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JetBlue Axes Five Destinations, Cuts 16 More Routes to Return to Profitability

In a bid to return to profitability, the airline is refocusing limited capacity on proven markets

by Dan Booth

March 26, 2024

Photo: Courtesy of JetBlue

JetBlue has recently announced a significant change in its network by eliminating five cities from its schedule and cutting another 16 routes. This move aims to refocus the airline’s schedule on better-performing routes to improve on-time performance and return to profitability.

As per the airline’s statement, the four destinations that will be eliminated from the schedule include Kansas City and three cities in South America— Bogota, Quito, and Lima, effective June 13.

Additionally, the route to New York’s Stewart International Airport, suspended during the pandemic, is being cut.

Photo: Courtesy of JetBlue

The carrier also plans to scale back services at Los Angeles International Airport (LAX) from 34 daily departures to 24. This is in addition to cutting eight routes from LAX, including routes to Cancun, Las Vegas, Miami, Puerto Vallarta, Reno, San Francisco, Seattle, and Liberia, Costa Rica. Instead, JetBlue will be refocusing its capacity on more profitable transcontinental and Mint routes.

JetBlue will also discontinue services to eight destinations from Fort Lauderdale (FLL) airport. Along with three South American destinations, JetBlue will also stop services to Atlanta, Austin, Nashville, New Orleans, and Salt Lake City. However, the airline will increase the frequency of flights to other destinations in the Northeast and the Caribbean that perform better.

Other city pairs scheduled to be cut include New York’s JFK to Detroit, Orlando to Salt Lake City, and Tampa to Aguadilla, Puerto Rico. The reductions come on top of cuts announced at the beginning of the year.

Doing More with Less

“With less aircraft time available and the need to improve our financial performance, more than ever, every route has to earn its right to stay in the network,” Dave Jehn, VP of network planning and airline partnerships, wrote in a memo to the airline’s employees.

JetBlue’s network reshuffling comes as the airline struggles to shed unprofitable routes and cut costs in the wake of two Department of Justice lawsuits and a shortage of aircraft.

Photo: Courtesy of JetBlue

Last year, the courts ended the tie-up between JetBlue and American Airlines in the so-called Northeast Alliance, prompting the carrier to rethink its East Coast strategy. Then, in January, another judge blocked the airline’s bid to take over low-cost competitor Spirit Airlines, which had a knock-on effect on the carrier’s LAX plans.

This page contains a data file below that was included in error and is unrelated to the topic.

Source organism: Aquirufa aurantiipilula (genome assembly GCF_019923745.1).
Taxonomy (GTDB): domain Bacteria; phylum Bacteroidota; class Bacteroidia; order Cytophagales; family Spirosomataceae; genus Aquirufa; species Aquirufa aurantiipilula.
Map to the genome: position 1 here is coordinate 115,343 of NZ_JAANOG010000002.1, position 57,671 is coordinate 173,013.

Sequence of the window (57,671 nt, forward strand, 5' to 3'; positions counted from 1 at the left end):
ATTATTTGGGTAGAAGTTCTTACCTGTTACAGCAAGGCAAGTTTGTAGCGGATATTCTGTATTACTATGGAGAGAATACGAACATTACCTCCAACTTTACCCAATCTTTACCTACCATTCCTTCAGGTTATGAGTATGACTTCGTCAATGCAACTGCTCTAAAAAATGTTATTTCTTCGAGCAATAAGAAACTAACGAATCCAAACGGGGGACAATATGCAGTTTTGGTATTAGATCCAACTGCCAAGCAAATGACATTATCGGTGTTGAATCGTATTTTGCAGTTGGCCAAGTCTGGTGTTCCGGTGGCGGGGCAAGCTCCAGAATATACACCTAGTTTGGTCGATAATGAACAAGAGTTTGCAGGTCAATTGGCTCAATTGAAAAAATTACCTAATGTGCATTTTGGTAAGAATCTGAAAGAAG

“We were counting on the merger with Spirit and the NEA to help us be relevant and support growth,” Jehn wrote in the memo. He added that changes in travel patterns post-pandemic have also contributed to the carrier’s underperformance.

Adding to JetBlue’s woes, several Airbus A320neos have been grounded due to a potential fault in its Pratt & Whitney geared turbofan jet engines. So far, seven aircraft have been pulled from JetBlue’s fleet, and reportedly that number could rise to as many as 15 by the end of the year.

Nonetheless, Joanna Geraghty, named JetBlue’s CEO last month, told analysts during the fourth quarter earnings call in January that it would not be “business as usual” now that she’s taken the helm.

The airline, she said, is ready to take “aggressive action to get back to profitability.” She said that the current route restructuring and careful deployment of limited capacity to those proven leisure and VFR (visiting friends and relatives) markets where the carrier is strongest is part of the strategy.

Photo: Courtesy of JetBlue

Other steps include revenue initiatives expected to contribute $300 million to the carrier’s top line and defer $2.5 billion of planned aircraft deliveries.

Furthermore, since JetBlue consistently ranks near the bottom of major US carriers in on-time performance, Geraghty said an underlying goal is boosting the airline’s execution. That, she says, is key to cutting costs and improving the brand’s reputation.

“As we operate in one of the most complex and challenging air spaces, operational reliability is foundational to all of our priorities, helping us deliver a better customer experience while also improving revenues,” Geraghty told analysts.

The schedule changes and cost-cutting measures follow the announcement in February by activist investor Carl Icahn that he had taken a 9.9 percent stake in the airline and gained two seats on the JetBlue board. Icahn reportedly believed the airline’s shares were “undervalued and represented an attractive investment opportunity.”